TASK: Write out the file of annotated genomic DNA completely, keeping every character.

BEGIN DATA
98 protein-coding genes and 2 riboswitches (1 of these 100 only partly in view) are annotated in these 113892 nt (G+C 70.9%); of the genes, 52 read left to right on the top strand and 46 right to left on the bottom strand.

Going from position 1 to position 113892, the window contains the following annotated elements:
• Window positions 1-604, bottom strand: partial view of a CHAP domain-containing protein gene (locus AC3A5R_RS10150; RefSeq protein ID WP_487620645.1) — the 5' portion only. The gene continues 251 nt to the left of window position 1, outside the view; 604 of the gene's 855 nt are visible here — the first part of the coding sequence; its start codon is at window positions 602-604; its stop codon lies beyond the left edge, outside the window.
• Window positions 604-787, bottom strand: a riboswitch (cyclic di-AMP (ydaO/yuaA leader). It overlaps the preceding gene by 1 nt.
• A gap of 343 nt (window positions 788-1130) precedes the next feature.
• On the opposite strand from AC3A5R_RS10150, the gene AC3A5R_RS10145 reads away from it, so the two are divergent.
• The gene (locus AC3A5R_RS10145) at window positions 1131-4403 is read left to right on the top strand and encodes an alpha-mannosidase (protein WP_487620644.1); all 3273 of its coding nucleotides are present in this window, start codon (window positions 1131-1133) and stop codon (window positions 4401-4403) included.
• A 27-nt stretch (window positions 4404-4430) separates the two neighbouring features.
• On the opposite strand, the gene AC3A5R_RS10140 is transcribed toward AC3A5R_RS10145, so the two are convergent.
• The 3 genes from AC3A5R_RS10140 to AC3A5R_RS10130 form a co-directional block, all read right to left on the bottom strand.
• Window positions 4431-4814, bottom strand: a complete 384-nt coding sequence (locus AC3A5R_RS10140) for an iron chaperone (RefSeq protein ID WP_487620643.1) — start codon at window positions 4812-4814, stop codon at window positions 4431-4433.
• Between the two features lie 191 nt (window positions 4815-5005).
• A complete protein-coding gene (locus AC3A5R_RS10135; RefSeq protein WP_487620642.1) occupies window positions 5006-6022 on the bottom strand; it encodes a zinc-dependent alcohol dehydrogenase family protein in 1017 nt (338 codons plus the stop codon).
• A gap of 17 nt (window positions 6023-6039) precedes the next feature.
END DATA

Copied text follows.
98 protein-coding genes and 2 riboswitches (1 of these 100 only partly in view) are annotated in these 113892 nt (G+C 70.9%); of the genes, 52 read left to right on the top strand and 46 right to left on the bottom strand.

Going from position 1 to position 113892, the window contains the following annotated elements:
• Window positions 1-604, bottom strand: partial view of a CHAP domain-containing protein gene (locus AC3A5R_RS10150; RefSeq protein ID WP_487620645.1) — the 5' portion only. The gene continues 251 nt to the left of window position 1, outside the view; 604 of the gene's 855 nt are visible here — the first part of the coding sequence; its start codon is at window positions 602-604; its stop codon lies beyond the left edge, outside the window.
• Window positions 604-787, bottom strand: a riboswitch (cyclic di-AMP (ydaO/yuaA leader). It overlaps the preceding gene by 1 nt.
• A gap of 343 nt (window positions 788-1130) precedes the next feature.
• On the opposite strand from AC3A5R_RS10150, the gene AC3A5R_RS10145 reads away from it, so the two are divergent.
• The gene (locus AC3A5R_RS10145) at window positions 1131-4403 is read left to right on the top strand and encodes an alpha-mannosidase (protein WP_487620644.1); all 3273 of its coding nucleotides are present in this window, start codon (window positions 1131-1133) and stop codon (window positions 4401-4403) included.
• A 27-nt stretch (window positions 4404-4430) separates the two neighbouring features.
• On the opposite strand, the gene AC3A5R_RS10140 is transcribed toward AC3A5R_RS10145, so the two are convergent.
• The 3 genes from AC3A5R_RS10140 to AC3A5R_RS10130 form a co-directional block, all read right to left on the bottom strand.
• Window positions 4431-4814, bottom strand: a complete 384-nt coding sequence (locus AC3A5R_RS10140) for an iron chaperone (RefSeq protein ID WP_487620643.1) — start codon at window positions 4812-4814, stop codon at window positions 4431-4433.
• Between the two features lie 191 nt (window positions 4815-5005).
• A complete protein-coding gene (locus AC3A5R_RS10135; RefSeq protein WP_487620642.1) occupies window positions 5006-6022 on the bottom strand; it encodes a zinc-dependent alcohol dehydrogenase family protein in 1017 nt (338 codons plus the stop codon).
• A gap of 17 nt (window positions 6023-6039) precedes the next feature.